Tribeca 2021 Film Festival Review: 7 Days

Written by Maria Manuella Pache de Athayde

70/100

7 Days is Roshan Sethi’s feature directorial debut in which he also serves as a writer alongside Karan Soni. This movie is almost a cross between Two Night Stand(2014) and Shiva Baby(2021) minus the sex and shiva. But in this case our protagonists Ravi(Karan Soni) and Rita(Geraldine Viswanathan) are set up on a date by their parents with the hope that it will end in marriage. While on their date the unthinkable happens and they are forced to shelter in place, at Rita’s house, while Ravi figures out a way to get home. One day turns into two, then three, and so on and the story starts to gain momentum.

Fundamentally, 7 Days explores the story of polar opposites who are confined to live, learn, and loosen up until restrictions are lifted. It is here that we get to learn more about our protagonists and who they truly are. We have Ravi, a researcher at a university, who is a Type-A clean freak, that tries to uphold traditional Indian values to please his mother and keeps track of various dates on his marriage spreadsheet. In turn, we have Rita, a painter, who is currently unemployed and nothing like she appears when she first met Ravi. Rita is much more laid back. She is also in charge of her own sexuality and much less robotic than Ravi. But beneath this seemingly strong exterior Rita struggles to live up to her mother’s standards who claims no man will love the real you. This relationship between parents and adult children was an interesting addition to the movie as our characters navigate various interpersonal circumstances as they remained confined. 

As time progresses and somewhat unknowingly Ravi and Rita start to build a playful rapport and, at times, even confide in each other. Rita teaches Ravi to loosen up a bit. While Ravi teaches her to cook. There are several bumps along the way which you’ll have to tune in to tune in to find out. Production wise this movie really benefits from occurring in a singular location and focusing on the protagonists’ journeys instead. There is nothing here that will blow your mind but it is definitely worth a watch.

7 Days Clip


7 Days is currently streaming as part of the Tribeca 2021 Film Festival thru Tribeca at Home(available only in the USA). Further Distribution TBD.

Recommended.

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Episode 105: Saint Maud / Shiva Baby

“I wasn’t particularly thinking about the likes of Carrie or The Exorcist during writing or shooting, but I can see in hindsight how people have drawn those parallels. Maybe I did it subconsciously without realising.”

Rose Glass

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This week on Drink in the Movies Michael & Taylor discuss their First Impressions of: Hope & The Killing of Two Lovers and the Feature Films: Saint Maud and Shiva Baby.

Anna Harrison’s Review of Shiva Baby.

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Shiva Baby

Written by Anna Harrison

75/100

“One word: plastics.” 

Except, in writer/director Emma Seligman’s feature debut Shiva Baby, what was one word to Benjamin Braddock in The Graduate has become several to college senior Danielle (Rachel Sennott): law school, grad school, media, actress, entrepreneur, clerk. A whole host of options, many of them infused with that infuriatingly vague business lingo—what does a clerk even do, anyways—present themselves to Danielle, offered up by well-meaning friends and family members who cannot understand her indecision and paralysis. She’s created her own major at Columbia University focusing on women’s and gender studies, a fancy and erudite degree that lacks the assembly line nature of say, a business degree. That’s all well and good until faced with the issue of becoming financially independent when you have practically nothing in the “real world” to put on your resume. (No, in case you were asking, I, a senior in film studies at a prestigious university known for its business and pre-med students, did not relate to this.)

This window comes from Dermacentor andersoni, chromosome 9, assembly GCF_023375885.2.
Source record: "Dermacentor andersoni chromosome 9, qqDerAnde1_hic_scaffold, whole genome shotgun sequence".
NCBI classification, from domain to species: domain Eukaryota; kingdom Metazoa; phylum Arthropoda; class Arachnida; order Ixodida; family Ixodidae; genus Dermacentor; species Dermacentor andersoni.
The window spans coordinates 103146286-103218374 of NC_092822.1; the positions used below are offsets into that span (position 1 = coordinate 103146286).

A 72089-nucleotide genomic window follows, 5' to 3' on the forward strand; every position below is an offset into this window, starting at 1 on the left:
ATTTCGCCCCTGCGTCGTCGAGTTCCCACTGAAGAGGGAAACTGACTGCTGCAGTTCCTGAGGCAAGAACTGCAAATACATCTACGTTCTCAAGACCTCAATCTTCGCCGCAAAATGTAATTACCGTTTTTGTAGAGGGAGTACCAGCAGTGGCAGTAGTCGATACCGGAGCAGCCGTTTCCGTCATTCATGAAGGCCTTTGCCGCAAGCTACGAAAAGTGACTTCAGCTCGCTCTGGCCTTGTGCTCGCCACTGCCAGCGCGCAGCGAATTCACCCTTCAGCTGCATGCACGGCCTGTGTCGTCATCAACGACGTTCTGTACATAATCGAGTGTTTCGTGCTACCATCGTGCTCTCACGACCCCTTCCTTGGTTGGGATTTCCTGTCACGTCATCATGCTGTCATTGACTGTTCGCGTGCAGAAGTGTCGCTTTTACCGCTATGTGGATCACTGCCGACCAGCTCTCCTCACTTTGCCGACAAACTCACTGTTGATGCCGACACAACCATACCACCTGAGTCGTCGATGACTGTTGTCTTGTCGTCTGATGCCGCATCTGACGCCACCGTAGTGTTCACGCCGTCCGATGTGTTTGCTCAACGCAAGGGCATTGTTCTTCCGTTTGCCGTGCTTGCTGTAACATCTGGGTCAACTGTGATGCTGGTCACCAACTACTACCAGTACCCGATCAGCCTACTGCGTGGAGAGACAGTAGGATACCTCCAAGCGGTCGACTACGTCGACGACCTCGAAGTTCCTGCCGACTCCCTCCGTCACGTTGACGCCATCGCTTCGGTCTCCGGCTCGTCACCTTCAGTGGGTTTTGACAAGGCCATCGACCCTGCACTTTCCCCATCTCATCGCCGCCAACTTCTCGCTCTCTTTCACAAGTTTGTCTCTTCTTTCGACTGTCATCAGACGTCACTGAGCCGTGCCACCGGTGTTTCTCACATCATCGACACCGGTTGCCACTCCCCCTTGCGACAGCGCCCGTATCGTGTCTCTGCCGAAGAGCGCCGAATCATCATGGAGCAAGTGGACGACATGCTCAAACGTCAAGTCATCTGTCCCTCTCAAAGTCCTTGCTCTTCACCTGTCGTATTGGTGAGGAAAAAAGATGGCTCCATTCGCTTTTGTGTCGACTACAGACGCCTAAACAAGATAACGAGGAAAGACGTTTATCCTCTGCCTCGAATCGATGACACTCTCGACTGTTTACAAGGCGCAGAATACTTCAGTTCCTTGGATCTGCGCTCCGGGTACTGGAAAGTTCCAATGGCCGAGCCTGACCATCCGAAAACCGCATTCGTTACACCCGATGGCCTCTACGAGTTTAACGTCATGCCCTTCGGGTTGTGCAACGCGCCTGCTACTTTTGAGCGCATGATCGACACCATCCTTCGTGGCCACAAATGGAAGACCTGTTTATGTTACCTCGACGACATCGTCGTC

Faced with these choices and the looming prospect of actual adulthood, Dani has seized on something she can control: her sexuality. Dani has become a sugar baby, faking orgasms to Max (Danny Deferrari) in exchange for money and nice jewelry. Things seem to be going well enough until Dani’s parents, Debbie and Joel (Polly Draper and Fred Melamed, both great), drag her along to a shiva gathering, a Jewish mourning event. Dani’s ex, Maya (Maya Gordon), appears there, to Dani’s shock and dismay (aside from a few jokes about experimenting, barely anything is made out of Dani’s bisexuality; it simply exists), and then the real kicker comes: Max arrives, accompanied by his flawless wife Kim (Dianna Agron) and their baby. 

As her parents shuffle her around and try to pawn Dani off on someone for an internship or job she doesn’t want, Dani’s eyes keep getting drawn to Maya and to Kim, whom she didn’t know existed until today. Everyone keeps bombarding her with questions, commenting that she seems too thin—“You look like Gwyneth Paltrow on food stamps”—and Dani, feeling more and more overwhelmed, quickly spirals. Stuck in the same location, confronted by overbearing relatives, crying babies, and hounded by Ariel Marx’s horror-like score, the claustrophobia sets in.

Even with the mounting sense of dread, Shiva Baby remains sharply funny and relatable, and Rachel Sennott’s bitter and witty performance, accompanied by the accomplished supporting cast, helps elevate the film. However, though the film is only just over an hour long, it feels stretched in some places—understandably, since it began its life as a short film. Still, Shiva Baby is an alternatingly funny, awkward, and heartwarming film, and promises excellence from Emma Seligman.

You can follow more of Anna’s work on LetterboxdTwitterInstagram, and her website.